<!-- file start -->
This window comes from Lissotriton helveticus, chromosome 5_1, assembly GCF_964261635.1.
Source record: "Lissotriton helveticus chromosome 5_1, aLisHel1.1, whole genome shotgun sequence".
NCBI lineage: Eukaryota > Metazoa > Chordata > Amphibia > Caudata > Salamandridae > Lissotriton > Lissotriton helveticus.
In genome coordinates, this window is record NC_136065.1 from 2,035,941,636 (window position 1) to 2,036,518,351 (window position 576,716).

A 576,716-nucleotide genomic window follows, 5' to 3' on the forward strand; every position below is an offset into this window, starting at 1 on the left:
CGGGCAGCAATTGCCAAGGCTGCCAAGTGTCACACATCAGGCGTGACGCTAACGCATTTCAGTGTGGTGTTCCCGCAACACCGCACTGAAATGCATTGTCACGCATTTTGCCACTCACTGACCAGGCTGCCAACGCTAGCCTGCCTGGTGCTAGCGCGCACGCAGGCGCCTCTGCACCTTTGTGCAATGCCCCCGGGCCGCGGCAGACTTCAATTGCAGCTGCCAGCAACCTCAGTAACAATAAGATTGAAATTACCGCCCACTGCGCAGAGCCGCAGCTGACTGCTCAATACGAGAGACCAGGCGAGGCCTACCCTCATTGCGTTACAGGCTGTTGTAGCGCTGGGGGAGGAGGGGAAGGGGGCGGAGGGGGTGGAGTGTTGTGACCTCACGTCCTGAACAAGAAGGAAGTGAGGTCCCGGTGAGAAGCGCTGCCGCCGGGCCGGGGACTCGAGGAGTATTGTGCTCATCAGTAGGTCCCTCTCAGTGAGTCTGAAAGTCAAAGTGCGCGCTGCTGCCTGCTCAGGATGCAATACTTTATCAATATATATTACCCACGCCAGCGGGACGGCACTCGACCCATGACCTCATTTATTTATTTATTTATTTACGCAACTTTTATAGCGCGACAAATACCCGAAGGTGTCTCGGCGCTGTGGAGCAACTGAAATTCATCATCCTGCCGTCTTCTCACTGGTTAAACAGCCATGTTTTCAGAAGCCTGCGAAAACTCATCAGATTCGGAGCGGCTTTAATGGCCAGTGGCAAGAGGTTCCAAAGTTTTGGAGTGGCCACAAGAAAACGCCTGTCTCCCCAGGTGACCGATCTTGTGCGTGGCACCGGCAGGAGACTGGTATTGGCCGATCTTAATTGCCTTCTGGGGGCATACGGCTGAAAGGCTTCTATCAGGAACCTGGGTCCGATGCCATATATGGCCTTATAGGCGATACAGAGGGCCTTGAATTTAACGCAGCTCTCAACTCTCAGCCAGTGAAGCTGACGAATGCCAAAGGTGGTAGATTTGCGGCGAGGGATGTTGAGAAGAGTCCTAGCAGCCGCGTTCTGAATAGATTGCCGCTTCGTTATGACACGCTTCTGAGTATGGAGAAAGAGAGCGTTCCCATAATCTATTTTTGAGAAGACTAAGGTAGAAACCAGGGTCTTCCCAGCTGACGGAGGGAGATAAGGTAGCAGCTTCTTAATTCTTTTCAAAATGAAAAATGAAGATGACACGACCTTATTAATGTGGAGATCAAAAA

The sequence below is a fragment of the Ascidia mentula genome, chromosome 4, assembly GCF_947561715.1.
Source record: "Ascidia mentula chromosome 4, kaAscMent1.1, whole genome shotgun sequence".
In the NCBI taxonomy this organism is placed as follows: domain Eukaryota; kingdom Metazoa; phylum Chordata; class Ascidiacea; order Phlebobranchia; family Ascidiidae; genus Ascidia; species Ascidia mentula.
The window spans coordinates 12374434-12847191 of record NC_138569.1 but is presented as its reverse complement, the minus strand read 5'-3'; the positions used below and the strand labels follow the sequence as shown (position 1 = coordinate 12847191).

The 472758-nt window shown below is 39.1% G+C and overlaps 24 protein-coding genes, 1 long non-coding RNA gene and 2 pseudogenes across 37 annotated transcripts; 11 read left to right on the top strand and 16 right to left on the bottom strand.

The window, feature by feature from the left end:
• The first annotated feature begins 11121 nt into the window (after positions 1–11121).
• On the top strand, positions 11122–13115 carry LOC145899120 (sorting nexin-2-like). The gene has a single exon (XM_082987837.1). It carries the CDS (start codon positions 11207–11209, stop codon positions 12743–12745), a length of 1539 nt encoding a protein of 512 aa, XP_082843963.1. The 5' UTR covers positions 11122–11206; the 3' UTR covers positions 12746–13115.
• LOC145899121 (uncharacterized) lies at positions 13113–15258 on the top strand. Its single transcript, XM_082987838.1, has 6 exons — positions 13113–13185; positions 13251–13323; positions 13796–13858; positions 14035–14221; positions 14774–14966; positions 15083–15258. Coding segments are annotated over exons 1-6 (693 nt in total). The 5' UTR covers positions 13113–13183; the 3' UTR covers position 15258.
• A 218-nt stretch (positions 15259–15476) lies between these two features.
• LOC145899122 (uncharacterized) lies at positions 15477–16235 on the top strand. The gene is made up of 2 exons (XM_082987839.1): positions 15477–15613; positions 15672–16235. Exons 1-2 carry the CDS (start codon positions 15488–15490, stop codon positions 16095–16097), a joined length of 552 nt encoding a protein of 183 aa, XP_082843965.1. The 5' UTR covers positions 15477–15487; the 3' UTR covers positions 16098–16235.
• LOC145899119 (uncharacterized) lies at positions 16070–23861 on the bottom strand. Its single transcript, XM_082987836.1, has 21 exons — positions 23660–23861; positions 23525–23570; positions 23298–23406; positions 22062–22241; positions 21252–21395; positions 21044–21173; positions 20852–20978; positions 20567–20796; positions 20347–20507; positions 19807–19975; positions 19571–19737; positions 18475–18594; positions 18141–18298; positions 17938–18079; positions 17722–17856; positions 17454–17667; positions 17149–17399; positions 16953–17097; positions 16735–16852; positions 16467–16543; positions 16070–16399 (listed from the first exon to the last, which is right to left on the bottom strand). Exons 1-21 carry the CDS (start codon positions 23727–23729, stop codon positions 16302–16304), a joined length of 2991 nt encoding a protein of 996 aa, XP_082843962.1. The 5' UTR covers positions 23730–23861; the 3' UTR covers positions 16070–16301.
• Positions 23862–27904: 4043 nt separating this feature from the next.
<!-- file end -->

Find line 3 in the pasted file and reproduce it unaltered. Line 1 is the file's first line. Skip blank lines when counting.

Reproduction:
NCBI lineage: Eukaryota > Metazoa > Chordata > Amphibia > Caudata > Salamandridae > Lissotriton > Lissotriton helveticus.